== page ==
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Excitation energy of a water molecule

Chart:
Water can absorb heat energy in the form of vibrations or movement of its molecules. This energy content depends on the physical state: steam contains more energy than liquid water, for example.

The material surrounding us takes on different physical states depending on pressure and temperature (in Kelvin): solid, liquid or gaseous. This also applies to water: During a phase change from solid to liquid and liquid to gas respectively the energy of the water molecules increases without the temperature rising - the diagram for water shows plateaus. The values of these plateaus are approx. 6 kJ/mol (melting heat) and approx. 40,7 kJ/mol (vaporization heat) respectively.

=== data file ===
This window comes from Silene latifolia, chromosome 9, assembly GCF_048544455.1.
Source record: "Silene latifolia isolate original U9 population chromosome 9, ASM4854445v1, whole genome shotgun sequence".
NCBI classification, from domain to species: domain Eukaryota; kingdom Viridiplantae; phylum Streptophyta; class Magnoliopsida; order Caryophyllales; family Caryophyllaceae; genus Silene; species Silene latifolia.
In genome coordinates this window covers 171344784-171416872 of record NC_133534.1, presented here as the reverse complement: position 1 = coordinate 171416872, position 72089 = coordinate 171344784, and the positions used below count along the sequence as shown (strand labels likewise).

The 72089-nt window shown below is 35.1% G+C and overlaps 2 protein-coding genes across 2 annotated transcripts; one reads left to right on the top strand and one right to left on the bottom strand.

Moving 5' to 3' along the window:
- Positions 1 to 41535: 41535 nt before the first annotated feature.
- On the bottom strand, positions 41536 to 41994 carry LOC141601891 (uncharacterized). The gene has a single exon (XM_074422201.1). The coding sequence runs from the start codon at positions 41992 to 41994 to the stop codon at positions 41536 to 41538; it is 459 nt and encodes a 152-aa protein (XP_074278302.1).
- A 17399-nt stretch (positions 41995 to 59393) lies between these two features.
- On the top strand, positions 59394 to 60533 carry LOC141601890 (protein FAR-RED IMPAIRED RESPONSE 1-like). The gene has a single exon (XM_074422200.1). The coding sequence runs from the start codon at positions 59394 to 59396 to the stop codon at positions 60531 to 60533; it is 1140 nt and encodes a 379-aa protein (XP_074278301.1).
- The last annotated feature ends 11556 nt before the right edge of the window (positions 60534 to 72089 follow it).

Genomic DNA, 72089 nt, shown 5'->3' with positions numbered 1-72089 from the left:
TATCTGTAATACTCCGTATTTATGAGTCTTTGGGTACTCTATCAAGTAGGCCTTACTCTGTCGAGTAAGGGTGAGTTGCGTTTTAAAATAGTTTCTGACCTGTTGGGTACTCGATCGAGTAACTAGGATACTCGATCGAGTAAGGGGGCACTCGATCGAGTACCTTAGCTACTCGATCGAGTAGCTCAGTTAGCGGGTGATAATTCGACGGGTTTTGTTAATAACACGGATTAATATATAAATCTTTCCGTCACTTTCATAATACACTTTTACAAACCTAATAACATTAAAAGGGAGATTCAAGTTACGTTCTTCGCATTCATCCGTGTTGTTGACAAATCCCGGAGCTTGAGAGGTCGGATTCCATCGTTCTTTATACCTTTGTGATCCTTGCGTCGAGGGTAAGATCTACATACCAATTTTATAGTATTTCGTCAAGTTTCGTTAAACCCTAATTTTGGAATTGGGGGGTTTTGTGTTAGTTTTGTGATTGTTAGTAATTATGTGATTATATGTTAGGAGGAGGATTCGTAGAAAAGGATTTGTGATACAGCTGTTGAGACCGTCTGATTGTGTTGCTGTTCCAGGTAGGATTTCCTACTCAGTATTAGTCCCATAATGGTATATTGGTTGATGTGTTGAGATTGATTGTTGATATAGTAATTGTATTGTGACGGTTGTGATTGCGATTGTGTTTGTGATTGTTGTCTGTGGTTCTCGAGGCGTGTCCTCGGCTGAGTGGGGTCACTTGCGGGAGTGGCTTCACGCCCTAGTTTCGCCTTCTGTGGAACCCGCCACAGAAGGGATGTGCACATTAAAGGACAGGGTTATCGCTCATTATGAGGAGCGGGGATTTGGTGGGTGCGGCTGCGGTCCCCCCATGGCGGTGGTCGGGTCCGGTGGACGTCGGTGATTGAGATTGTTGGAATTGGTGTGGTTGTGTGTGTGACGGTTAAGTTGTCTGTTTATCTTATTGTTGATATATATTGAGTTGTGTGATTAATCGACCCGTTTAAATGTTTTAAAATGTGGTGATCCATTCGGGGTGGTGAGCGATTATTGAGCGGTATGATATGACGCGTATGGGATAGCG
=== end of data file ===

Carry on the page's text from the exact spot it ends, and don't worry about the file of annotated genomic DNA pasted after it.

Information and ideas:
Ideally suited for explaining the topic of phase equilibrium.